NR: To add to what Vishal said, last year was a very shallow market with just a few stocks performing, so a fund manager who took a generalised call did not do well. As broad growth comes in, you will know the underlying reason for outperformance and whether that can be sustained. 

Rajesh, what kind of opportunities do you see in the real estate space?

RS: It is attractive, but over the last one year, the risks in it have increased because the real estate market itself has been cash-strapped with slowing sales and demand. While there are enough and more people willing to lend, you have to be mindful of whether there is visibility of cash flow or you are just lending against collateral. Given our legal framework it is tough to sell the underlying collateral easily and, hence, one must take promoter guarantee from other group companies etc., to cover risk. Do you have access to the developer? Does he pick up your phone? These are the other subjective things one needs to look at, along with cash-flow visibility.

So, within each asset class, risks remains, but opportunities still exist. Over the past six months, because of some defaults in real estate NCDs sold by other wealth managers, clients have become a little apprehensive. However, with quality developers backed by quality projects, collateral and cas-flow visibility, we are still raising ₹75-80 crore every month on NCDs. Real estate will continue to be a preferred asset class — you have to just diversify across three or four developers and secure yourself with guarantees from group companies and so on.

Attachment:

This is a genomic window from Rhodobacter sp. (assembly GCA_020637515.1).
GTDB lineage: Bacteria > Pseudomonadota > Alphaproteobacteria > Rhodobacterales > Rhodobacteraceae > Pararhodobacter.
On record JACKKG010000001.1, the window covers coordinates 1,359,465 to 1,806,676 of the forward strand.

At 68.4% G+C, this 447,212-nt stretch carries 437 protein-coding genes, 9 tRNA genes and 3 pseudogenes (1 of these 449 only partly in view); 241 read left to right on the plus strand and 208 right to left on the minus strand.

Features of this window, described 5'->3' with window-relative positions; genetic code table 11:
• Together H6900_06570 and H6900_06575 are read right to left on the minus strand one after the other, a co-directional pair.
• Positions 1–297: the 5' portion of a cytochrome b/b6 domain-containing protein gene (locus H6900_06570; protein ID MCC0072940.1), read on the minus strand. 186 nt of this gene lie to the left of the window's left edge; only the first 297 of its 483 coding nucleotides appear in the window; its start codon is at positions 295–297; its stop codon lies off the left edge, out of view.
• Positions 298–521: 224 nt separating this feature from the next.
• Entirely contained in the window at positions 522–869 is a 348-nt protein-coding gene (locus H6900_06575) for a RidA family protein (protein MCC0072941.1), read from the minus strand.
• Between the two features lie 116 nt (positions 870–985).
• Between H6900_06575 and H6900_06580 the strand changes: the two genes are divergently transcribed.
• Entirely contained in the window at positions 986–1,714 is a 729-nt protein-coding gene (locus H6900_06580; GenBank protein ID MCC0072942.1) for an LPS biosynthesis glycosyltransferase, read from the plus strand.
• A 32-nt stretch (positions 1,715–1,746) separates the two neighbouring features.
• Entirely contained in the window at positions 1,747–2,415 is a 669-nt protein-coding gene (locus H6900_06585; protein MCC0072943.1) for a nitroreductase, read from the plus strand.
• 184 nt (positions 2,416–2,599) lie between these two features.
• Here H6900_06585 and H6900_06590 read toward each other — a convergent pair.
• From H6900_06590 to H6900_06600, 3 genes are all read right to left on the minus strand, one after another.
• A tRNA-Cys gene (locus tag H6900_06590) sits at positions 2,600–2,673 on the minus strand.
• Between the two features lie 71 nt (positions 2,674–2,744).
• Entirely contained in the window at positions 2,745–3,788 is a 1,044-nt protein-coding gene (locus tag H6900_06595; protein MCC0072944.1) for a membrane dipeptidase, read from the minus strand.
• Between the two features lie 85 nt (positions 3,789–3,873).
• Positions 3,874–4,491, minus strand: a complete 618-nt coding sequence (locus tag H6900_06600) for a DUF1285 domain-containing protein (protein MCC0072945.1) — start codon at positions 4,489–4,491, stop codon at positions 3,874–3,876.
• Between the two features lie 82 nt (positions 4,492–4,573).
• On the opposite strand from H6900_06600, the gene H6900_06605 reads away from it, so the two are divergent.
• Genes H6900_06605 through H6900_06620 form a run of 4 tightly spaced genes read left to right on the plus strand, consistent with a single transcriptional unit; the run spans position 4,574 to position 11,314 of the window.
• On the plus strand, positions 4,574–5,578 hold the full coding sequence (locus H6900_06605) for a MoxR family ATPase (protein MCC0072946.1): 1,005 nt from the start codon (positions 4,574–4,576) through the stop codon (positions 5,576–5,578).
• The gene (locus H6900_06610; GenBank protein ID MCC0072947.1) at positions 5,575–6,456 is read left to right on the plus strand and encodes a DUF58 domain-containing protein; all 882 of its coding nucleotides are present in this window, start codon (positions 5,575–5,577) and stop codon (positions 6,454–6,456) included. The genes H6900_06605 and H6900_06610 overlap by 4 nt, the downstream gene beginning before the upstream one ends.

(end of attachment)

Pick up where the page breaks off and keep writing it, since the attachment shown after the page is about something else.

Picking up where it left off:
KB: Real estate debentures that have matured over the past three to four years are the ones that have actually saved the day. Clients are getting paid back 11% to 12% on a compounded basis. It is nowhere close to what they expected (17% to 18%), but still, this 11% to 12% is for a period of six years.  

Atul, what is your stance on commodities? Are you persuading clients to commit capital there or are you recommending caution?

AS: We believe that long-term wealth is created with boring products and that is why we never sold any commodities-related product to our clients. The only kind of commodity products that our clients really had exposure to was arbitrage products using commodity futures, which was essentially a fixed-income product that delivered returns of 17-18%. Even here, a lot of our time was spent explaining the risk of this seemingly riskless product. We were ourselves worried about the risk, of course, but we didn’t know there could be an element of fraud. But that apart, we felt the clients didn’t fully understand the risk and some of them have turned risk-averse after the episode.   

That brings us to the end of the discussion — we now have a fairly good idea of the learnings from last year and what to expect in 2014. Thank you, gentlemen, for taking time out and sharing your advice for the benefit of our readers. We wish you all a very happy Diwali.